With the RSD4's six motors the model could produce a starting tractive effort rating of 89,000 pounds and 78,750 continuous. This was nearly a 33% increase over the RSC3 which could produce 60,100 pounds starting tractive effort and 52,500 continuous.

Alco RSD4 Data Sheet

Alco Class606-DL-360
Entered Production3/1951 (Chicago & North Western #1515)
Years Produced5/16/1950-8/1956
Model SpecificationE1663/A
Engine244, V-12
Carbody StylingAlco
Length (Between Coupler Pulling Faces)55' 11.75"
Weight360,000 Lbs. (Optionally reduced to 270,000 Lbs.)
Dynamic BrakesOptional
Truck TypeTrimount
Truck Wheelbase12' 6"
Wheel Size40"
Traction MotorsGE 752 (6)
Traction GeneratorGT581
Steam Generator-
Gear Ratio74:18
Tractive Effort Rating78,750 Lbs. at 5.5 MPH
Top Speed60 MPH

Production Roster Of Alco RSD4s

Owner Road Number(s) Quantity Date Built
Chicago & North Western1515-1517, 1619-162051951-1952
Central Railroad Of New Jersey1601-1614141951-1952
Kennecottt Copper20111951
Santa Fe2100-2109101951
Utah Railway300-30561952


  • Foster, Gerald. A Field Guide To Trains. New York: Houghton Mifflin, 1996.

  • Kirkland, John F. Diesel Builders, The:  Volume Two, American Locomotive Company And Montreal Locomotive Works. Glendale: Interurban Press, 1989.

  • Pinkepank, Jerry A. Diesel Spotter's Guide.  Milwaukee: Kalmbach Publishing Company, 1967.

  • Solomon, Brian. Alco Locomotives. Minneapolis: Voyageur Press, 2009.

Santa Fe RSD4 #2105 and a cow-calf set (TR4 #2418/#2418A) work yard service in Argentine, Kansas at the east end of Argentine Yard along the Kansas River on October 17, 1954. Mac Owen photo.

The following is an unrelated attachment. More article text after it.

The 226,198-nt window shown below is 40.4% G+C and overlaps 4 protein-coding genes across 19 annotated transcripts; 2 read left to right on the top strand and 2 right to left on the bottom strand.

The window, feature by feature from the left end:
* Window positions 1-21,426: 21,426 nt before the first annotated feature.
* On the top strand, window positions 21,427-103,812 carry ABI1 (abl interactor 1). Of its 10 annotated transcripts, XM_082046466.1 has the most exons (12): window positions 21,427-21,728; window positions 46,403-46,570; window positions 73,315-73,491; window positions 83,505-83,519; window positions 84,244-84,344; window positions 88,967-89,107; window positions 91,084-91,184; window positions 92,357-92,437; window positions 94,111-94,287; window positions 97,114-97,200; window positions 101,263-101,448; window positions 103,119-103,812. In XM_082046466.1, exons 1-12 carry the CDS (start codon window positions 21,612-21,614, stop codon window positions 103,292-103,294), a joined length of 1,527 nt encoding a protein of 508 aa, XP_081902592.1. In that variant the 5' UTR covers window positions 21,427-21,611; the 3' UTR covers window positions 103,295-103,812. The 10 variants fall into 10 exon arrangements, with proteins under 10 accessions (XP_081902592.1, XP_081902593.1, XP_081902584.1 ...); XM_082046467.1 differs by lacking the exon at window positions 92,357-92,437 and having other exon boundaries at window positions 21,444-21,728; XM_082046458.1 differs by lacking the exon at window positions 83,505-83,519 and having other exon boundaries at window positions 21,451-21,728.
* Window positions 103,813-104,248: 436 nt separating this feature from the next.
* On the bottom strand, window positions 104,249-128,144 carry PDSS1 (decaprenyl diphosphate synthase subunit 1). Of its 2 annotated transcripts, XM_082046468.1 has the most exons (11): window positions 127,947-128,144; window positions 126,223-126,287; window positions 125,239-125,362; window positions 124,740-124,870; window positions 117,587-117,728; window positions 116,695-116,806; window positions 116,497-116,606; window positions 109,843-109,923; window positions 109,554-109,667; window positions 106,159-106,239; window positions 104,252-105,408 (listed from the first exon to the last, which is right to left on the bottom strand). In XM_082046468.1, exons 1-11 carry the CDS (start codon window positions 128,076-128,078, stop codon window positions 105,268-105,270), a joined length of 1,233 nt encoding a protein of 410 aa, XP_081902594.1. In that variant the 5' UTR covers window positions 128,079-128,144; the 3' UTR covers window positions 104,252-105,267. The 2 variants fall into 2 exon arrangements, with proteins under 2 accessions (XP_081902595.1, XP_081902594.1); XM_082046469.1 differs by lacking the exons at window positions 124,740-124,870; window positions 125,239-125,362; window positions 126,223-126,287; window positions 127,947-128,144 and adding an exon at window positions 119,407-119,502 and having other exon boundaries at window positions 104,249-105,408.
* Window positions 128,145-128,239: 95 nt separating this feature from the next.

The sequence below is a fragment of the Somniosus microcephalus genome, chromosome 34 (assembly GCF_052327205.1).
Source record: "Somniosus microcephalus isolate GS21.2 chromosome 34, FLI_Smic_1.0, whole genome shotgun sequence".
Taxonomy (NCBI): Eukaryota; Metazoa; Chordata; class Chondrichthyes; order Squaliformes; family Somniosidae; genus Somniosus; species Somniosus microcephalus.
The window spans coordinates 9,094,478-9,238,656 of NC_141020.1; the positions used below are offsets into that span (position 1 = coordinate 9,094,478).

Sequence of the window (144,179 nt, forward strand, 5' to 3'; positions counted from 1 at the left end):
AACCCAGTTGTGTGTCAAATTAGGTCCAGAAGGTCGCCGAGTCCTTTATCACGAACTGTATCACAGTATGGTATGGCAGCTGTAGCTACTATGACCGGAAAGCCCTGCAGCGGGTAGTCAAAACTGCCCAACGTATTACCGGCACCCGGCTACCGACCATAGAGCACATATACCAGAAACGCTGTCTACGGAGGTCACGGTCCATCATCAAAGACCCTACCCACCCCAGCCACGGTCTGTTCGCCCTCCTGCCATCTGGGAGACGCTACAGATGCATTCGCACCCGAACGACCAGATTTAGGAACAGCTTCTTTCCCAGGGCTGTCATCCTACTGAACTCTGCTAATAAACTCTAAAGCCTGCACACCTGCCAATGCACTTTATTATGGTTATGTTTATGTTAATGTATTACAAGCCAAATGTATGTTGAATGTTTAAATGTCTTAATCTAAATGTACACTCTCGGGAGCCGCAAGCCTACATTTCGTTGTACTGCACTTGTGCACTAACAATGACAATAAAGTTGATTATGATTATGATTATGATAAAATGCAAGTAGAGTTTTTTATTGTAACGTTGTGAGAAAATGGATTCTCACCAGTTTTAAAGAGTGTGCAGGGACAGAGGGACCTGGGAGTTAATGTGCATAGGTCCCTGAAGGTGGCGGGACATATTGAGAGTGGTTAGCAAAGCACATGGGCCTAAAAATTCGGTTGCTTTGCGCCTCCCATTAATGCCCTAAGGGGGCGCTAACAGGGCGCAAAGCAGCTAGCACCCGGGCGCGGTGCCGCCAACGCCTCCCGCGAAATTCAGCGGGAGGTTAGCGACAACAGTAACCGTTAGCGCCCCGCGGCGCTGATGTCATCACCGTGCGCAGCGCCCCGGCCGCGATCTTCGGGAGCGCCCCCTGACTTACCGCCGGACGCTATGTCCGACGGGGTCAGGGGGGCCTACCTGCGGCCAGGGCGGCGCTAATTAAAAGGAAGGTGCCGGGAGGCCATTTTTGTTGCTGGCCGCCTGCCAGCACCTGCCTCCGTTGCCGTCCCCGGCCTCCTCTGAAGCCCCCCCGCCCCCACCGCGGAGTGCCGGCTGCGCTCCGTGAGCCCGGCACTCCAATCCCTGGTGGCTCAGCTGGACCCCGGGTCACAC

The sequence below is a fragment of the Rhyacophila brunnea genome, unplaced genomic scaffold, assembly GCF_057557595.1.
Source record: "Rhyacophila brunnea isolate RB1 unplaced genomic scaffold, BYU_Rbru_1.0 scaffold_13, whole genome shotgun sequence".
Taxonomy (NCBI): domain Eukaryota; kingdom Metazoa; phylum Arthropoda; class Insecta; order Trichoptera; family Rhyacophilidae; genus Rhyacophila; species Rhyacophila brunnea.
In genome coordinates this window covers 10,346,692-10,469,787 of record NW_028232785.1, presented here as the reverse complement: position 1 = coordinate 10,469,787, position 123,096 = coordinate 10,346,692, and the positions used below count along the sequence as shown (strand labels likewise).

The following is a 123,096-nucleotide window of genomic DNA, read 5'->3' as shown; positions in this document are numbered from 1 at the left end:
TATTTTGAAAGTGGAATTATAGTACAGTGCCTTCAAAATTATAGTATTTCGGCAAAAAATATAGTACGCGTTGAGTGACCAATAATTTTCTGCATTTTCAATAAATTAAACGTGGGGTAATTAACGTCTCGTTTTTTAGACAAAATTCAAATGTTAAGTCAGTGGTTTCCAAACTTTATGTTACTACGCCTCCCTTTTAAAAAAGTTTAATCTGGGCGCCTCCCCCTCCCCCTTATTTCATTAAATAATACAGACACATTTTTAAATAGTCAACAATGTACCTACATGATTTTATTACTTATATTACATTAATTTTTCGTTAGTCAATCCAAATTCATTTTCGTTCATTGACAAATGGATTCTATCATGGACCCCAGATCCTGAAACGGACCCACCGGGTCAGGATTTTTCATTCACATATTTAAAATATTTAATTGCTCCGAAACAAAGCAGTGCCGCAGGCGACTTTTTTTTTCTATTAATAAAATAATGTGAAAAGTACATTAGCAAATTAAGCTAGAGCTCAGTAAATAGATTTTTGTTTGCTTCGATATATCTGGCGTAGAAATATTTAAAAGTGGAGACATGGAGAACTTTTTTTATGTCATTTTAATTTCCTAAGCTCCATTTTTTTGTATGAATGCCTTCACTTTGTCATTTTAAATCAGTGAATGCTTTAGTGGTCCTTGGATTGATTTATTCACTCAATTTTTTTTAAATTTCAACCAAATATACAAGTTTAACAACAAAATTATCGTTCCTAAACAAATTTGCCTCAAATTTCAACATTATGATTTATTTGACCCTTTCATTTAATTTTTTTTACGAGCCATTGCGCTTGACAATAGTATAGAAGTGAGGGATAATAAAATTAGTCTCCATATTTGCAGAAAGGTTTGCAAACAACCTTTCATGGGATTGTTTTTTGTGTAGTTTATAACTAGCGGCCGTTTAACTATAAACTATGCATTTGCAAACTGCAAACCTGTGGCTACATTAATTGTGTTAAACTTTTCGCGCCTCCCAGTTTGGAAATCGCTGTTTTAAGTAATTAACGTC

Internally, the RSD4 was supplied with parts from General Electric (its model 752 traction motor) and Westinghouse (air brakes and compressors). It kept the same frame as the RS3, remaining at a length of 55 feet, 11 inches.

However, the one striking difference aside from its six axles was the weight; at 180 tons the RSD4 weighed nearly 70 tons more than the RS3 (of course, this weight also added to its increased tractive effort).

The five railroads that ultimately did purchase the model used them as intended, in heavy freight service. This include the Atchison, Topeka & Santa Fe, Utah Railway, Central Railroad of New Jersey, Kennecott Copper Corporation, and the Chicago & North Western.   

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Wes Barris's is simply the best web resource in the study of steam locomotives. 

The amount of information found there is quite staggering; historical backgrounds of wheel arrangements, types used by virtually every railroad, preserved and operational examples, and even those used in other countries (North America and beyond). 

It is difficult to truly articulate just how much material can be found at this website.  It is a must visit!

Researching Rights-Of-Way

A popular pastime for many is studying and/or exploring abandoned rights-of-way. 

Today, there are tens of thousands of miles scattered throughout the country.  Many were pulled up in the 1970's and 1980's although others were removed long before that. 

If you are researching active or abandoned corridors you might want to check out the United States Geological Survey's (USGS) Historical Topographic Map Explorer

It is an excellent resource with thousands of historic maps on file throughout the country.  Just type in a town or city and click on the timeline of maps at the bottom of the page!